Gasoline prices are heading into record territory, leaping nearly 10 cents since Monday, 35 cents in the last month, the San Jose Mercury News reported on Feb. 27. California motorists are now paying an average of $2.05 a gallon for self-serve unleaded fuels, and are faced with the prospect that the record average price of $2.18 a gallon set a year ago may be soon shattered. Several factors figure into the upward spiral of fuel prices: the growing economy, refinery retooling for summertime gasoline blends, record winter cold in Midwest and East Coast areas, OPEC production cuts and the state's conversion to ethanol as the fuel oxygenate of choice replacing MTBE. The report said that the state's 13 refineries can hardly keep pace with demand, operating at full capacity, so when refineries experience mechanical or other problems, the fall in refined product can send fuel prices skyward. The vulnerability of the refinery network nationwide, combined with low inventories of both gasoline and crude oil, have the government and energy experts increasingly nervous that some places in the U.S. will run out of gas temporarily. "Expect major regional gasoline shortages," warns A.F. Alhajji, associate professor and energy economist at Ohio Northern University. When that happens, prices zoom as gasoline wholesalers compete for supplies, giving a regional shortage national impact. Alhajji is confident that "gasoline prices will increase nationwide as we approach the driving season, even in areas that have adequate supplies." Average gasoline prices in California and Hawaii have topped $2 for a gallon of unleaded regular, and Nevada is close at $1.968, the American Automobile Association (AAA) said Wednesday. The AAA said regular averaged $1.681 nationwide, up 7.9 cents the last month. That's 5.6 cents less than the record average of $1.737 reported last Aug. 30.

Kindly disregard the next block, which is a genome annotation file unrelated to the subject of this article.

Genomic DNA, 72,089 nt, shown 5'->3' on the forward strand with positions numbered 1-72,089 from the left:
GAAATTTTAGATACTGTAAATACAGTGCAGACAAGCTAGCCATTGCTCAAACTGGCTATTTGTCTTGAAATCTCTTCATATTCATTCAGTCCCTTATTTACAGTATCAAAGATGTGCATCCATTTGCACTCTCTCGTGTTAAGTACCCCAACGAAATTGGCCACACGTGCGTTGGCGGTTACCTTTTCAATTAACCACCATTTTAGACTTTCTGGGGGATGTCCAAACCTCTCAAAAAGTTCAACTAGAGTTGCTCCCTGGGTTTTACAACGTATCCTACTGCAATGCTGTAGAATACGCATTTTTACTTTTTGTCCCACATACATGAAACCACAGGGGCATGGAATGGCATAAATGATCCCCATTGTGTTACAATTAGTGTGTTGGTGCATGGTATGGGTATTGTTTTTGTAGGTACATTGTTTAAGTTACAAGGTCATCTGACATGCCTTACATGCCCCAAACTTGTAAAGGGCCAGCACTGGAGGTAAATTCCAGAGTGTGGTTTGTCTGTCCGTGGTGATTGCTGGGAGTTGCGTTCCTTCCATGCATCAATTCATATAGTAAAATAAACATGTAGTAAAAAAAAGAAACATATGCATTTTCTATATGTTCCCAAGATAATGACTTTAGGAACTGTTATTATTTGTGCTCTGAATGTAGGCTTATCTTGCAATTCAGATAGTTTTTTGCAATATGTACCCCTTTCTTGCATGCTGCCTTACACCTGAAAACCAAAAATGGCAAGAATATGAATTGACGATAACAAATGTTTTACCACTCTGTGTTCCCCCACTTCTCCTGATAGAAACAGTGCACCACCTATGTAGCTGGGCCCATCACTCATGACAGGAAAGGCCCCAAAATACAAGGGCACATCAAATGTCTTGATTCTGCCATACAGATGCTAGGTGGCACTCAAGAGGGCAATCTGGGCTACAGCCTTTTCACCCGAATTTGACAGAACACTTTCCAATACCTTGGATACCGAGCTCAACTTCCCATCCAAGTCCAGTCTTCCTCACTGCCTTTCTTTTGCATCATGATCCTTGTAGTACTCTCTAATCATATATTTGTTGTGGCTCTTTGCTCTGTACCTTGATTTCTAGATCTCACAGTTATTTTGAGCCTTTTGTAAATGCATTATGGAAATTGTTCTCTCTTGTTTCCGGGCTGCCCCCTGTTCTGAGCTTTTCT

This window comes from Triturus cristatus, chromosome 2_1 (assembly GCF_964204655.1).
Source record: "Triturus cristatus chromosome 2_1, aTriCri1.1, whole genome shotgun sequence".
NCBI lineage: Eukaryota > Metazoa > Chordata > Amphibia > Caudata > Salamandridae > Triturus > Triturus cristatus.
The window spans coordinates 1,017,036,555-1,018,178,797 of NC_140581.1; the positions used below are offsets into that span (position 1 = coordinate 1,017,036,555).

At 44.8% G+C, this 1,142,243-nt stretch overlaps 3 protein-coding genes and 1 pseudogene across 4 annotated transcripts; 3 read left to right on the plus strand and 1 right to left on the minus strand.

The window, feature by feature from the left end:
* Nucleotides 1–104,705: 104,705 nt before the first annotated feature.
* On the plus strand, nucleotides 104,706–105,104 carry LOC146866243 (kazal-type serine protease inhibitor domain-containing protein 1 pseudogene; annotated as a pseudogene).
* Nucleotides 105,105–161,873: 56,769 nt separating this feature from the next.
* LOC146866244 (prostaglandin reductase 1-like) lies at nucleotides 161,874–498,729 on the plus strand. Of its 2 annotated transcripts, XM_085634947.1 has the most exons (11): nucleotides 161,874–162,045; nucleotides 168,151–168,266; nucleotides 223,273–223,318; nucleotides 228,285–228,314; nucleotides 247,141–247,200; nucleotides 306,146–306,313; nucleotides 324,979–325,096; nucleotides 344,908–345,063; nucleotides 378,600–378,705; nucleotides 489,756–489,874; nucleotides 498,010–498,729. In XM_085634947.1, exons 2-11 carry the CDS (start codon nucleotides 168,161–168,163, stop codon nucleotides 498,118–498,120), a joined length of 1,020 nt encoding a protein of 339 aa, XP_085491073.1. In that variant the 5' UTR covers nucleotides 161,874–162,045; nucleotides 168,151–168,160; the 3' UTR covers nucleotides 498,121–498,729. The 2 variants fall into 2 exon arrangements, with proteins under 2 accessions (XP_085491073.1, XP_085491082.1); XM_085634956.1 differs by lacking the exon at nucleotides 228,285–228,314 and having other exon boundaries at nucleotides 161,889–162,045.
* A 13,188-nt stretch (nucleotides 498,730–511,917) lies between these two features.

Originally posted on Fleet Financials